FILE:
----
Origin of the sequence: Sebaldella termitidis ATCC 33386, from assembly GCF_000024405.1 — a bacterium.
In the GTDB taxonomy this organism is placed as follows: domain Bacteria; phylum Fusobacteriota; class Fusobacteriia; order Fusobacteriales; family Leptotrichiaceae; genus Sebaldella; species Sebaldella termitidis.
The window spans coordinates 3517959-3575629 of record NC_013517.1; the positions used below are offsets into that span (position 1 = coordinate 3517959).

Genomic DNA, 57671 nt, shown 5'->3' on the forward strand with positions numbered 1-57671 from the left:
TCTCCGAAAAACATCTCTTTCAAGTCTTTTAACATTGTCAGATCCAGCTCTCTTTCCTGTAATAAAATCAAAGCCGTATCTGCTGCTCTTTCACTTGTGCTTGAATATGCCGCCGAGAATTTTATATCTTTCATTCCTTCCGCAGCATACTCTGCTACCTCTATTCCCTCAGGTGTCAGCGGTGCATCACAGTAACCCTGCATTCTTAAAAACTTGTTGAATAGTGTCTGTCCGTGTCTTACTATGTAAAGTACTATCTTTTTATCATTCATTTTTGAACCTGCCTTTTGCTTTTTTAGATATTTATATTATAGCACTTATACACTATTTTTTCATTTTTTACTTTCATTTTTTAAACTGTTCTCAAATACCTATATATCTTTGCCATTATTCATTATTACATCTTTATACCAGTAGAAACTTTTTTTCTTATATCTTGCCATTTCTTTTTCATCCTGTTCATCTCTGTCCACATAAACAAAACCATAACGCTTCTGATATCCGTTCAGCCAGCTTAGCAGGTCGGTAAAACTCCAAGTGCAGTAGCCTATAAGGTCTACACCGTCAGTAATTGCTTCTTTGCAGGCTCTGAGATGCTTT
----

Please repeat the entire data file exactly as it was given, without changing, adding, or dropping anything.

Origin of the sequence: Sebaldella termitidis ATCC 33386, from assembly GCF_000024405.1 — a bacterium.
In the GTDB taxonomy this organism is placed as follows: domain Bacteria; phylum Fusobacteriota; class Fusobacteriia; order Fusobacteriales; family Leptotrichiaceae; genus Sebaldella; species Sebaldella termitidis.
The window spans coordinates 3517959-3575629 of record NC_013517.1; the positions used below are offsets into that span (position 1 = coordinate 3517959).

Genomic DNA, 57671 nt, shown 5'->3' on the forward strand with positions numbered 1-57671 from the left:
TCTCCGAAAAACATCTCTTTCAAGTCTTTTAACATTGTCAGATCCAGCTCTCTTTCCTGTAATAAAATCAAAGCCGTATCTGCTGCTCTTTCACTTGTGCTTGAATATGCCGCCGAGAATTTTATATCTTTCATTCCTTCCGCAGCATACTCTGCTACCTCTATTCCCTCAGGTGTCAGCGGTGCATCACAGTAACCCTGCATTCTTAAAAACTTGTTGAATAGTGTCTGTCCGTGTCTTACTATGTAAAGTACTATCTTTTTATCATTCATTTTTGAACCTGCCTTTTGCTTTTTTAGATATTTATATTATAGCACTTATACACTATTTTTTCATTTTTTACTTTCATTTTTTAAACTGTTCTCAAATACCTATATATCTTTGCCATTATTCATTATTACATCTTTATACCAGTAGAAACTTTTTTTCTTATATCTTGCCATTTCTTTTTCATCCTGTTCATCTCTGTCCACATAAACAAAACCATAACGCTTCTGATATCCGTTCAGCCAGCTTAGCAGGTCGGTAAAACTCCAAGTGCAGTAGCCTATAAGGTCTACACCGTCAGTAATTGCTTCTTTGCAGGCTCTGAGATGCTTT